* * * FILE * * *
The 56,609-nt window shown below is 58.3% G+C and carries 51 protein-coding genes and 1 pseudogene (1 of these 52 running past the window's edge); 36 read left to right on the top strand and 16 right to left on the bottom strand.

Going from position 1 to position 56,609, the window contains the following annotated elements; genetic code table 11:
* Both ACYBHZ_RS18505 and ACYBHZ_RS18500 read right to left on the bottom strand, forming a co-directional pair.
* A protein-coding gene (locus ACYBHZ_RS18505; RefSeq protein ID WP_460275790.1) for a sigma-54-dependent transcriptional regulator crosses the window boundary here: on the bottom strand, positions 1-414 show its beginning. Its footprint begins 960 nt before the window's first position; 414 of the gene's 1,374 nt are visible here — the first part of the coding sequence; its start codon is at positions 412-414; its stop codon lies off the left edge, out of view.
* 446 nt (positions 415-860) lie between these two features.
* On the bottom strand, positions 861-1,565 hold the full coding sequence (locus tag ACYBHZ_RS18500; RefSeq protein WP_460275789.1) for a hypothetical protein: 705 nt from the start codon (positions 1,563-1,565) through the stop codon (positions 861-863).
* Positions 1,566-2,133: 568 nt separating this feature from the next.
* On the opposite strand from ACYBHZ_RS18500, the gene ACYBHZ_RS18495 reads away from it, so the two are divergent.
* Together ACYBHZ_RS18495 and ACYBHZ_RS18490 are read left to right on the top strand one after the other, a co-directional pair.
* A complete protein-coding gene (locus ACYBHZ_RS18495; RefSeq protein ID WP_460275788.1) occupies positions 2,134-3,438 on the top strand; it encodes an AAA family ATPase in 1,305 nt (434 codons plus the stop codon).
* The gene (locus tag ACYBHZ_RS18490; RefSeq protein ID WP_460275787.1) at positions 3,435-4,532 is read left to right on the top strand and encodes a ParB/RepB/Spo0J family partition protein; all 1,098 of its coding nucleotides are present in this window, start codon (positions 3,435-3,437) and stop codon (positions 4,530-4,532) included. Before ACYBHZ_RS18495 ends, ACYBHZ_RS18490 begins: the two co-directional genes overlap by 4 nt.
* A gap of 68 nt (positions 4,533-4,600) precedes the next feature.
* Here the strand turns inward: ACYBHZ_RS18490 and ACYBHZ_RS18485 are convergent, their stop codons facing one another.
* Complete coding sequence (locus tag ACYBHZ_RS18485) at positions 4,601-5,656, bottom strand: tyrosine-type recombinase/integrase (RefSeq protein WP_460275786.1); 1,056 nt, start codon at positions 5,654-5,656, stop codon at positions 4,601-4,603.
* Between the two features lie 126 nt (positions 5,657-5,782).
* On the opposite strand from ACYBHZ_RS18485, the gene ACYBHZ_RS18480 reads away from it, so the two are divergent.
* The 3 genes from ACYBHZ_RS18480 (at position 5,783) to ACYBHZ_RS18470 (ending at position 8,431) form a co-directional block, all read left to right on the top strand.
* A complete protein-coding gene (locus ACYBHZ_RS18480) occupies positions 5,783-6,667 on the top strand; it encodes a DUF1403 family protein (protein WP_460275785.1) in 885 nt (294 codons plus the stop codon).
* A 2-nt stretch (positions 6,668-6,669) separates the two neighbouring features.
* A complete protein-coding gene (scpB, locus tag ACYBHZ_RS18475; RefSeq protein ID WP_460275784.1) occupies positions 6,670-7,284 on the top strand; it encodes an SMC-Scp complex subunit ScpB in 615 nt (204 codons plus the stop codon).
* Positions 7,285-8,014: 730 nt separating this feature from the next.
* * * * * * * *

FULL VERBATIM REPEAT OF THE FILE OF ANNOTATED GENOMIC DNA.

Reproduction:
The 56,609-nt window shown below is 58.3% G+C and carries 51 protein-coding genes and 1 pseudogene (1 of these 52 running past the window's edge); 36 read left to right on the top strand and 16 right to left on the bottom strand.

Going from position 1 to position 56,609, the window contains the following annotated elements; genetic code table 11:
* Both ACYBHZ_RS18505 and ACYBHZ_RS18500 read right to left on the bottom strand, forming a co-directional pair.
* A protein-coding gene (locus ACYBHZ_RS18505; RefSeq protein ID WP_460275790.1) for a sigma-54-dependent transcriptional regulator crosses the window boundary here: on the bottom strand, positions 1-414 show its beginning. Its footprint begins 960 nt before the window's first position; 414 of the gene's 1,374 nt are visible here — the first part of the coding sequence; its start codon is at positions 412-414; its stop codon lies off the left edge, out of view.
* 446 nt (positions 415-860) lie between these two features.
* On the bottom strand, positions 861-1,565 hold the full coding sequence (locus tag ACYBHZ_RS18500; RefSeq protein WP_460275789.1) for a hypothetical protein: 705 nt from the start codon (positions 1,563-1,565) through the stop codon (positions 861-863).
* Positions 1,566-2,133: 568 nt separating this feature from the next.
* On the opposite strand from ACYBHZ_RS18500, the gene ACYBHZ_RS18495 reads away from it, so the two are divergent.
* Together ACYBHZ_RS18495 and ACYBHZ_RS18490 are read left to right on the top strand one after the other, a co-directional pair.
* A complete protein-coding gene (locus ACYBHZ_RS18495; RefSeq protein ID WP_460275788.1) occupies positions 2,134-3,438 on the top strand; it encodes an AAA family ATPase in 1,305 nt (434 codons plus the stop codon).
* The gene (locus tag ACYBHZ_RS18490; RefSeq protein ID WP_460275787.1) at positions 3,435-4,532 is read left to right on the top strand and encodes a ParB/RepB/Spo0J family partition protein; all 1,098 of its coding nucleotides are present in this window, start codon (positions 3,435-3,437) and stop codon (positions 4,530-4,532) included. Before ACYBHZ_RS18495 ends, ACYBHZ_RS18490 begins: the two co-directional genes overlap by 4 nt.
* A gap of 68 nt (positions 4,533-4,600) precedes the next feature.
* Here the strand turns inward: ACYBHZ_RS18490 and ACYBHZ_RS18485 are convergent, their stop codons facing one another.
* Complete coding sequence (locus tag ACYBHZ_RS18485) at positions 4,601-5,656, bottom strand: tyrosine-type recombinase/integrase (RefSeq protein WP_460275786.1); 1,056 nt, start codon at positions 5,654-5,656, stop codon at positions 4,601-4,603.
* Between the two features lie 126 nt (positions 5,657-5,782).
* On the opposite strand from ACYBHZ_RS18485, the gene ACYBHZ_RS18480 reads away from it, so the two are divergent.
* The 3 genes from ACYBHZ_RS18480 (at position 5,783) to ACYBHZ_RS18470 (ending at position 8,431) form a co-directional block, all read left to right on the top strand.
* A complete protein-coding gene (locus ACYBHZ_RS18480) occupies positions 5,783-6,667 on the top strand; it encodes a DUF1403 family protein (protein WP_460275785.1) in 885 nt (294 codons plus the stop codon).
* A 2-nt stretch (positions 6,668-6,669) separates the two neighbouring features.
* A complete protein-coding gene (scpB, locus tag ACYBHZ_RS18475; RefSeq protein ID WP_460275784.1) occupies positions 6,670-7,284 on the top strand; it encodes an SMC-Scp complex subunit ScpB in 615 nt (204 codons plus the stop codon).
* Positions 7,285-8,014: 730 nt separating this feature from the next.